Using flows as a web service is very popular. To achieve this you just need to use the trigger When an HTTP request is received and when you save your flow a public ip/url is generated. Easy.
- the url might change
- you might need to protect it : authentication, throttling, restricting the callers to some specific network locations, and so on.
So welcome to one of the my favorite Azure tool Azure tool :
Azure Api Management Services
In this post I will show you how to start, but of course it is up to you to read the documentation in order to do more. We will just scratch the surface here.
Let’s start with a very simple service flow that calculates the sum of 2 numbers :
(set the trigger method to POST)
In order to make sure this flow works as expected, test it in Postman:
Make sure content-type = application/json has been defined in the Header, click send and you should get some result:
Let’s go to your Azure Portal and find the (Azure) API Management service :
We will add a new service that will bind our api (the flow public url) to a specific api host (among others) :
click Add and fill in the following information (see picture below) : the name you provide will define the service url host, so in my case “Flowdemo” will generate the public url Flowdemo.azure-api.net
Also select an existing resource group or create a new resource group, the name is not relevant here, I had an existing one called “flow” :
Click Create. The service creation can take up to 30 minutes !
When the service is created, click the service (here Flowdemo) and click the API menu to create a new API
Click on Add API and select Blank API :
Fill in the following fields (and paste your flow public url in the Web service URL field )
Select your API and click Add operation:
The display name can be Add2Numbers , select Post and add a ‘/‘ in the URL:
We now need to associate our api to an object called “product”; policies will be associated to this product. A product can host several apis if needed.
Go to Products:
Create a new Product called Calculator, uncheck Require subscription and select your Calculator Flow API :
Now let’s get back to postman, and instead of using your flow url you can type your new service url; in my case https://flowdemo.azure-api.net . External users should only know this url, not the flow generated url. You can protect this new flow url through Azure API Management that is basically my point.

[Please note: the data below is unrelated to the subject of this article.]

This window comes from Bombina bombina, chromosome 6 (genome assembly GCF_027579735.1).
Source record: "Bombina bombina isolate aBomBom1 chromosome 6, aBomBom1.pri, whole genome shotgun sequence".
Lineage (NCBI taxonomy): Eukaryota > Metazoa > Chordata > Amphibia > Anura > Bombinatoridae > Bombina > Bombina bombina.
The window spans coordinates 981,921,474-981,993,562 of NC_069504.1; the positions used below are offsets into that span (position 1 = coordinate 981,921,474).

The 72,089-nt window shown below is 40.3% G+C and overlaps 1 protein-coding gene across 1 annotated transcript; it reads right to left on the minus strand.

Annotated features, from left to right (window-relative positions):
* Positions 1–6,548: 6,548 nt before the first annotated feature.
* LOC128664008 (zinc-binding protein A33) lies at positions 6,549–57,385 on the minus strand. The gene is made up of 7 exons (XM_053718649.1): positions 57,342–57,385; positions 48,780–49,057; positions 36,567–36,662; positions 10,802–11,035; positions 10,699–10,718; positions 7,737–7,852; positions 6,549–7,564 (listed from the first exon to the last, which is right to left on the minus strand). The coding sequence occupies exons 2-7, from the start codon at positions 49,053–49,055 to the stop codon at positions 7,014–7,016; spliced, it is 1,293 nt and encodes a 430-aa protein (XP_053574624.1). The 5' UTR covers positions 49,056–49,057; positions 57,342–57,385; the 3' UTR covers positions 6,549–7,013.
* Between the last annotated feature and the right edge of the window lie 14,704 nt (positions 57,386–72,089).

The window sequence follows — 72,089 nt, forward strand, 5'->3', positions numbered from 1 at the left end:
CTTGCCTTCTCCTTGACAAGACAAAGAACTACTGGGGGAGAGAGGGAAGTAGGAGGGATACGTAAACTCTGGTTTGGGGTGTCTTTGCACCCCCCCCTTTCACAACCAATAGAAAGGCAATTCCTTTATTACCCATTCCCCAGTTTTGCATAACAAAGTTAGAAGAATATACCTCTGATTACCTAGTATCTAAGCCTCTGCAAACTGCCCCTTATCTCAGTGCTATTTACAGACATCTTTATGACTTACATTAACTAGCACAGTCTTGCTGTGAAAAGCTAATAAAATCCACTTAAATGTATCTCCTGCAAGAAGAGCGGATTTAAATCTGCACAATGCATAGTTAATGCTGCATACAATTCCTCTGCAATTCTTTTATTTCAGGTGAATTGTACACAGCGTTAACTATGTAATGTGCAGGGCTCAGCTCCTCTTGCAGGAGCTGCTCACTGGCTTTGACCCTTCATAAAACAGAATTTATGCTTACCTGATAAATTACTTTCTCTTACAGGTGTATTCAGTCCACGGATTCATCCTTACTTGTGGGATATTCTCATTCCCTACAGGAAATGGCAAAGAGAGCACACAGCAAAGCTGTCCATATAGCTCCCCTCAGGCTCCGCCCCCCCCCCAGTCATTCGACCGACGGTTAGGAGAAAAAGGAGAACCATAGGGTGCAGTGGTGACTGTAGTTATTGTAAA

Let’s go back to postman and replace the raw flow url with the new one : it should work:
Go back to the product definition and check Requires subscription:
Save and test the same call in Postman, you will be required to provide a subscription key :
To fix this you can create a subscription :
Then watch & copy the key into postman:
Actually you must create a new header entry named “Ocp-Apim-Subscription-Key” associated with your new subscription key value :
Send the request and it should work now.
There are so many ways to protect your API that I recommend you to spend more time in the policies :
Let’s say that you want to implement a policy that will only allow IP callers from an IP range :like from 220.127.116.11 to 18.104.22.168
Click the policy Restrict caller IP :
Update the policy with the IP you want:
Save the policy; make sure your postman is in the correct range and you should get a Response. To find out your ip address you can go to https://whatismyipaddress.com/.
Change the policy to remove your postman IP address and you should get an 403 status code :
Let’s try to limit the number of calls per IP address : max 3 calls every 60 seconds
Test with Postman, after 4 calls you will get :
In summary : be very careful when you expose any api in general and in the specific case of Microsoft Flow when you use the When an HTTP request is received trigger. Don’t share the public url generated by flow, but share only the protected url generated and managed by Azure API Management. Also it is good to know that Flow/PowerApps connectors are running under the umbrella of the Azure API Management Service that is the reason why each connector provides throttling. Your custom connectors follow the same logic.
If you are interested, I can train your team in PowerApps and Flow anywhere in the world. My workshops are fully exercises oriented, 0 slide.
Check my web site : https://www.shareql.com